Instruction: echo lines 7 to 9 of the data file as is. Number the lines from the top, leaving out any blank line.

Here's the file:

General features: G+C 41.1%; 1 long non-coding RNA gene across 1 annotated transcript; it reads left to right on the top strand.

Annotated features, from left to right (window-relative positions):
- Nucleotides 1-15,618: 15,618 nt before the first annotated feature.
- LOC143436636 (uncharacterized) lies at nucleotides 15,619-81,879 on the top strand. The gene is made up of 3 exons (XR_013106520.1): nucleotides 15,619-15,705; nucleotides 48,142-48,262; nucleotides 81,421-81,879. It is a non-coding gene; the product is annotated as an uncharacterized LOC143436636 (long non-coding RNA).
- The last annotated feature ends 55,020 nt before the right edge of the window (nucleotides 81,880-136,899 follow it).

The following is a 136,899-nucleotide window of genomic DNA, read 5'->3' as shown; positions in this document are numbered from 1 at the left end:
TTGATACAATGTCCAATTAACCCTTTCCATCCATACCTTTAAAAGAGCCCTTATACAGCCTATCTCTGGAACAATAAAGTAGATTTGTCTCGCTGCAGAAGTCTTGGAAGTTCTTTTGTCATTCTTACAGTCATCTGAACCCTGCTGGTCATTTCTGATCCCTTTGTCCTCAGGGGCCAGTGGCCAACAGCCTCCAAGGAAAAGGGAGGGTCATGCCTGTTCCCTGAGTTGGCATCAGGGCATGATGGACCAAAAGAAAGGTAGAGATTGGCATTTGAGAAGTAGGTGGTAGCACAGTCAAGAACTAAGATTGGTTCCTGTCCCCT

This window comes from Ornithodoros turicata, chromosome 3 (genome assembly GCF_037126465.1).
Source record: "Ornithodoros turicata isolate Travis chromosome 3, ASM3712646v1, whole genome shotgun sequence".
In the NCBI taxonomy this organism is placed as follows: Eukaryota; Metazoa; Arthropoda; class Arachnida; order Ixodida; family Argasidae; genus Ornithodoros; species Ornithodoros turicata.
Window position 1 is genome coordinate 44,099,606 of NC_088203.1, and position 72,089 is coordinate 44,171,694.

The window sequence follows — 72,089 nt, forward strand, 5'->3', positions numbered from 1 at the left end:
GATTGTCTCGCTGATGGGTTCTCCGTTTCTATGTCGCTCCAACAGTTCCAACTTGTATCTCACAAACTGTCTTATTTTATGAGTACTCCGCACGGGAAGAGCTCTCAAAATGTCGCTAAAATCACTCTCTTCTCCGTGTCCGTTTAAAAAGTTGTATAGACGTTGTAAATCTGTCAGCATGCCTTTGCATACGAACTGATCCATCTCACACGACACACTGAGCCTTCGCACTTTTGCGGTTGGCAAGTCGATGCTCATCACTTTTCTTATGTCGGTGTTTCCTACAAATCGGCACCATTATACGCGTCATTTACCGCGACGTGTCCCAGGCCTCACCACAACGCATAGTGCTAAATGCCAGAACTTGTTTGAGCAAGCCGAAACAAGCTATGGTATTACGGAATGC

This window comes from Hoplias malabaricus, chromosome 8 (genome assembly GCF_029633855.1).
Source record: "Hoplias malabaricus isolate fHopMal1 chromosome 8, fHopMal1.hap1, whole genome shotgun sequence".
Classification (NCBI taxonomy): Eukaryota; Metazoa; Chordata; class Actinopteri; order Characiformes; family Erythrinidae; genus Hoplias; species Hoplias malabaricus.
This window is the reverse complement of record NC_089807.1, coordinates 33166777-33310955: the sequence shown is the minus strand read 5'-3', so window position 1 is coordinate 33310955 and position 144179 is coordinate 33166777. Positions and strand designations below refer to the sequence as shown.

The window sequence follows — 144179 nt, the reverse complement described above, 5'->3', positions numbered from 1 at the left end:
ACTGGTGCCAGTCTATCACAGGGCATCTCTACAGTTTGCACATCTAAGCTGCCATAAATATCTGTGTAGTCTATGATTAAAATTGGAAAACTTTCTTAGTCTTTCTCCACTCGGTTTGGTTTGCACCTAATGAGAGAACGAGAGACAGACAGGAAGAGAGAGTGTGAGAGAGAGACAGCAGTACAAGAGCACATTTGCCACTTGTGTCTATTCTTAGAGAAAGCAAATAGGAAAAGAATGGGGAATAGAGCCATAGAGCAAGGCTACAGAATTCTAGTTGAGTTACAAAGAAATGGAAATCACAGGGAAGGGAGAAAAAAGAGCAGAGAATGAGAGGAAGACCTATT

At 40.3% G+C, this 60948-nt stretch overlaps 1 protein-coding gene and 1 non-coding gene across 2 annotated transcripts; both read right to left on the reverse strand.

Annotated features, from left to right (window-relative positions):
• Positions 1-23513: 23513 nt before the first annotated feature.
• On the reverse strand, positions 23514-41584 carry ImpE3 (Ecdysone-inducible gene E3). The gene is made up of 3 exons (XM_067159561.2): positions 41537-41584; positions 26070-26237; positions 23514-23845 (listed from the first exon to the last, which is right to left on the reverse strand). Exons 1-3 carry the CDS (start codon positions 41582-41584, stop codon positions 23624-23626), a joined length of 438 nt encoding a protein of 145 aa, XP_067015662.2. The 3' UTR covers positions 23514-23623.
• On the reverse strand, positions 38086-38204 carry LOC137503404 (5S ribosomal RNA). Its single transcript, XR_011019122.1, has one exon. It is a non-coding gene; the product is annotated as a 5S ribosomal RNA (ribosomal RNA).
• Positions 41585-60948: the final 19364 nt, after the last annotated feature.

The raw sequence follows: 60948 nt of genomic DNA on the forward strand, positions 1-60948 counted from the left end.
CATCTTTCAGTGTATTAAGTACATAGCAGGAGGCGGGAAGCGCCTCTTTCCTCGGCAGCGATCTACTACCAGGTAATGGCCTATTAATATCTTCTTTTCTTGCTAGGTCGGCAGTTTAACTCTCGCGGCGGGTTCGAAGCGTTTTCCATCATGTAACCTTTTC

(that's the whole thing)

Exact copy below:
TTGATACAATGTCCAATTAACCCTTTCCATCCATACCTTTAAAAGAGCCCTTATACAGCCTATCTCTGGAACAATAAAGTAGATTTGTCTCGCTGCAGAAGTCTTGGAAGTTCTTTTGTCATTCTTACAGTCATCTGAACCCTGCTGGTCATTTCTGATCCCTTTGTCCTCAGGGGCCAGTGGCCAACAGCCTCCAAGGAAAAGGGAGGGTCATGCCTGTTCCCTGAGTTGGCATCAGGGCATGATGGACCAAAAGAAAGGTAGAGATTGGCATTTGAGAAGTAGGTGGTAGCACAGTCAAGAACTAAGATTGGTTCCTGTCCCCT

This window comes from Ornithodoros turicata, chromosome 3 (genome assembly GCF_037126465.1).
Source record: "Ornithodoros turicata isolate Travis chromosome 3, ASM3712646v1, whole genome shotgun sequence".